Part 15: Cafayate to Salta (Part 2)


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The Trip

We continued our trip up the Quebrada de los Conchas toward Salta.

The Photos

The photos below are what we saw.

The locals call this structure "El Obelisco".  This is a siltstone structure produced by erosion.

The tilted strata produced interesting shapes when eroded.

More small hoodoos.

Mud curtains that have evolved due to soft strata and intense rain.

Looking across Rio del Conchas to cliffs on the other side of the river.

Rich red cliffs were visible across the river.

Complex shapes evolve in soft mudstone.

Everywhere the mudstone was exposed resulted in deep slots in the strata.

The deep red rock reminded us of southern Utah and western Colorado.

In some areas, the sandstone was capped by harder rock resulting in more complex shapes.  Note the warping of the strata in the center of the photo above.

Side canyons opened up to yield beautiful panoramas.

Beautiful hoodoos carved from soft stone.

The uplift that produced the Quebrada also exposed large slabs of rock producing deep canyons between the layers of rock.

Mini-hoodoos right next to the roadway.  These also produce hazards due to falling rocks.

Note the warping in the bedding.  The forces required to do this are almost incomprehensible.

A whole field of hoodoos.

The Quebrada area was crossed by faults resulting in deep canyons and heavily distorted zones in the strata.  At least three different blocks of material are visible in the photo above.

The higher areas were softer material than the lower producing curtains on the high cliffs.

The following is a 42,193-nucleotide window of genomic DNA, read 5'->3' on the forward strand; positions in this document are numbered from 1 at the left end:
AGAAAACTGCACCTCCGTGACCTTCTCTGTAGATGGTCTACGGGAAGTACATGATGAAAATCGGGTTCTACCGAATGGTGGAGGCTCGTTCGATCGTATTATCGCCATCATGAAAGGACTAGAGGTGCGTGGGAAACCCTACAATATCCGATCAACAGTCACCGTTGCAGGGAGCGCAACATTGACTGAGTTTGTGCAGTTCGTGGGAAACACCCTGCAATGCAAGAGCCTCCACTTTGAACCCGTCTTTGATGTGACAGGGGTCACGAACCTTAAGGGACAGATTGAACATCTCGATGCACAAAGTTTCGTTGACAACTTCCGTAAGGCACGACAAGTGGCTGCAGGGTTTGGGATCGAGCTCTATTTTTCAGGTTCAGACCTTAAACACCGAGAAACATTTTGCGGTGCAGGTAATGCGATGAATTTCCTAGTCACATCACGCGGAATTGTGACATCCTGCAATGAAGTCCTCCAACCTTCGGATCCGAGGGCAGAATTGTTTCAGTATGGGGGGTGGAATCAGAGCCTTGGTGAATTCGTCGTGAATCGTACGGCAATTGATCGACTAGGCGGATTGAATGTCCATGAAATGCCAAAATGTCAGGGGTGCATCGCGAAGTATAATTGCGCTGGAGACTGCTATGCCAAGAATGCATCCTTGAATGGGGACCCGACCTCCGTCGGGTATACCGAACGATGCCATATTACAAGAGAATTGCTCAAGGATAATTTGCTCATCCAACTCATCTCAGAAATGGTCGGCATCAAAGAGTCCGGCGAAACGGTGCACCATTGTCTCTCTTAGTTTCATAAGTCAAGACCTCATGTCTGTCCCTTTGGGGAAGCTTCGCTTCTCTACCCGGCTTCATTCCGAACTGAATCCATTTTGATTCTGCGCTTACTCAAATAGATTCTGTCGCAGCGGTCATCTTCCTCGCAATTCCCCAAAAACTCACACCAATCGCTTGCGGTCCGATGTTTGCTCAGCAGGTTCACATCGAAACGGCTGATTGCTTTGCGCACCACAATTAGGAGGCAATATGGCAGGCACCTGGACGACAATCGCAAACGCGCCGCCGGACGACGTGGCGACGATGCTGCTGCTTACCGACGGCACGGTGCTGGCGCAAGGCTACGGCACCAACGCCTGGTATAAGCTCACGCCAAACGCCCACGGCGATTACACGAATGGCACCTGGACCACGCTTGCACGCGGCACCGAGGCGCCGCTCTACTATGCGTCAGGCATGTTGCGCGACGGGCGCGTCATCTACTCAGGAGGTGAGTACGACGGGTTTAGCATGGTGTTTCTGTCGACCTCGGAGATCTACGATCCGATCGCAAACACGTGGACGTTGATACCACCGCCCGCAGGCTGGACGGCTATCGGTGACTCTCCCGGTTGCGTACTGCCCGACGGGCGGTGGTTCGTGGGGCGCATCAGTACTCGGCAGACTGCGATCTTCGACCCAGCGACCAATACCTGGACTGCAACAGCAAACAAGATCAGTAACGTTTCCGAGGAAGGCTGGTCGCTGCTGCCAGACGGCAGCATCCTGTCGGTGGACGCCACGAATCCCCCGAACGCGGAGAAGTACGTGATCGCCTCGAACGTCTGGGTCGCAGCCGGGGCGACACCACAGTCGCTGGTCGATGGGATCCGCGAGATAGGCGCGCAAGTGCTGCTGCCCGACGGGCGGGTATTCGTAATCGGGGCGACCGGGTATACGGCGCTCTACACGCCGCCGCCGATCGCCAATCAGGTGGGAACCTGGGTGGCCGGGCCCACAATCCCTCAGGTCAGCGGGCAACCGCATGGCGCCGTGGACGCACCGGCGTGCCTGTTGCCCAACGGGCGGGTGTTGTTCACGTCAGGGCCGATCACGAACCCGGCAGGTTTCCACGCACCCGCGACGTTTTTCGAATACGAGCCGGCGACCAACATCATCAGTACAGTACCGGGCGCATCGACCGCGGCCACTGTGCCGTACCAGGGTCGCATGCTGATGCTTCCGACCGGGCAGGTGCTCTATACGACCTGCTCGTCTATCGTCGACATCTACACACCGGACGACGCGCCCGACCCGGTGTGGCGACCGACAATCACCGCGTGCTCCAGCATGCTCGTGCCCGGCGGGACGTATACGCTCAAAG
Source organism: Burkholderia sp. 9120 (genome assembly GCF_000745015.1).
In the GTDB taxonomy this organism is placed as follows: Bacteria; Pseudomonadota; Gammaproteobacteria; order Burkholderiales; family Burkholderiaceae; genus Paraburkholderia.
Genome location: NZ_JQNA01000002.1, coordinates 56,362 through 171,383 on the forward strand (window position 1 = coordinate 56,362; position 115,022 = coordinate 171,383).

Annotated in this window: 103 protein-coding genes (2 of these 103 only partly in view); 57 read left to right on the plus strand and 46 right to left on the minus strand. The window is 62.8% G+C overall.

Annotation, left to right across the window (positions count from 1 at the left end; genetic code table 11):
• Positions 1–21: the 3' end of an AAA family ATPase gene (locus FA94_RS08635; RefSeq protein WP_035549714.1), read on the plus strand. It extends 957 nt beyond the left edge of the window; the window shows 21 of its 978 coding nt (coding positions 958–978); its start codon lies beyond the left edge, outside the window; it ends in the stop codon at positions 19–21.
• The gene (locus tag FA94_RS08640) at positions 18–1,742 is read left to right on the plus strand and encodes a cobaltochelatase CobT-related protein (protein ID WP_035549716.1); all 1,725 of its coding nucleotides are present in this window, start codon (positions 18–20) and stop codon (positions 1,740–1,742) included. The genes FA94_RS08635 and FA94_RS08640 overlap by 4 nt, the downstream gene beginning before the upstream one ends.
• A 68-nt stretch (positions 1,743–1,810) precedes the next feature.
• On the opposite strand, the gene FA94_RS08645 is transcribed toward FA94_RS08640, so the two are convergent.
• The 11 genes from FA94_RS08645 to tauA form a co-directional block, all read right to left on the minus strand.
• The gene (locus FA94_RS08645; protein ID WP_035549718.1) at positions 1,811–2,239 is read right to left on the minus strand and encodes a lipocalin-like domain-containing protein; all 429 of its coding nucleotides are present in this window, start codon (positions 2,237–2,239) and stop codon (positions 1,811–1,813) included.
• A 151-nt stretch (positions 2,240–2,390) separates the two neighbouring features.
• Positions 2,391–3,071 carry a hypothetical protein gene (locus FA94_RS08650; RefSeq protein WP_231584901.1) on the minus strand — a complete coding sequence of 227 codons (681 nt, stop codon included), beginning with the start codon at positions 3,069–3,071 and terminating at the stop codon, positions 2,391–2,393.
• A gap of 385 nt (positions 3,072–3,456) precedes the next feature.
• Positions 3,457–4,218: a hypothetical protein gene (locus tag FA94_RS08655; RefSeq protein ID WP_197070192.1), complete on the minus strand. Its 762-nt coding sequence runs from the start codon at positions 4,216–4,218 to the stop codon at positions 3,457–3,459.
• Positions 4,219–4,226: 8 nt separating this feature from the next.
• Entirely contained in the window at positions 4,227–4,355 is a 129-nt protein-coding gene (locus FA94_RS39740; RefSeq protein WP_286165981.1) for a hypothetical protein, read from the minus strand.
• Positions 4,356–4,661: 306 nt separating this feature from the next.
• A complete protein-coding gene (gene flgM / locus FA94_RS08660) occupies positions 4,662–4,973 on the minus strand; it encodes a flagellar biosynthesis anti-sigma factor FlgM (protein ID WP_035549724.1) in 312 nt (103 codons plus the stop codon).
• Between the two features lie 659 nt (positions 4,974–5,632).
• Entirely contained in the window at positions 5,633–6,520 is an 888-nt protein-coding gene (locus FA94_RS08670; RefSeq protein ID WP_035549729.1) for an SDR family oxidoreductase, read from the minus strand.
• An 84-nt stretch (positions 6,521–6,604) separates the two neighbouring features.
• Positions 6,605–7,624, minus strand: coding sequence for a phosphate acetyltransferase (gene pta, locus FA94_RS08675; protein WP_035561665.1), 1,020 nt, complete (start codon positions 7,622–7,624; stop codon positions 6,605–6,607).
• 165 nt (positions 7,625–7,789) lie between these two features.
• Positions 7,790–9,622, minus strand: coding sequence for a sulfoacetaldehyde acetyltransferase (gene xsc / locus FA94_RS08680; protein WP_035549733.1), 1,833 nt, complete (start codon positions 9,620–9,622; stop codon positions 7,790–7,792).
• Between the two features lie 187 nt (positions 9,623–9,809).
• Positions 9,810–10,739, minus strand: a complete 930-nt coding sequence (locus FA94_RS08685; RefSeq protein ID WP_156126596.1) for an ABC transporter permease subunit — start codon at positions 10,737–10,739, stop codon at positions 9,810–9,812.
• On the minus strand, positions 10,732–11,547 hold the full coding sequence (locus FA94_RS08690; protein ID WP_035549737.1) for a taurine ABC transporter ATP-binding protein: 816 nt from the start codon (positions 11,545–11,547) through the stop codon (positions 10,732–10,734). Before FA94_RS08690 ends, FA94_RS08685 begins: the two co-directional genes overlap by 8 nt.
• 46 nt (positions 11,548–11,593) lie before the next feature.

An isolated mountain.

The river valley was quite broad in this area of the Quebrada.

Steep sections of cliffs were visible in some of the side canyons.

We nearly missed this iconic feature called "Gargantua del Diablo" (Throat of the Devil).  This is a narrow side canyon created by the erosive power of fast-moving water.

Even after seeing it many times, I am still surprised by epiphytes living in the desert.  These epiphytes were spotted high up on a dead tree trunk in the arid side canyon.

The violent nature of running water has reshaped the road system through the Quebrada multiple times.  In many places we saw evidence of the original road, a newer road and, of course, the current road.  The stone bridge in the photo above was the newer road, but this section of road was isolated due to land slides resulting in a change in the path of the road.

Directly across the canyon from the stone bridge, the side arroyo has recently run with storm runoff.

More beautiful red rock cliffs.

This is a Caracara, a local raptor that prefers carrion.

Kathleen was working while we drove and found an open room at an estancia close to Salta.  The place was called "Houses of Jasmine" and it was beautiful.  Above is the entry path from the road through a line of old-growth eucalyptus trees.

The main building of the estancia.

One of the common areas in the estancia.

The dining area.

The bar area with staff in local attire.

The pool was visible from our second story room (note: here, the first floor is what we would call the second floor; the ground floor is "piso 0")

The estancia is about 250 acres and was previously owned by actor Robert DuValle as a vacation home.  He sold the estancia to the current owners who turned it into a hotel.

This is the dining area and "cook shack".  A shack it was not.

The Quebrada del las Conchas was, to put it in a grossly overused term, awesome.  The road was in pretty good shape but there was plenty of debris on the road from falling rocks.  Happily for us, all the debris was small and we were able to drive around it. did us "a solid" act and led us to House of Jasmine, a great estancia with nice rooms and a beautiful dining room.  We are planning to stay only one night, but we may stay here again before we depart from Salta to Buenos Aires.

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Photos and Text Copyright Bill Caid 2018, all rights reserved.
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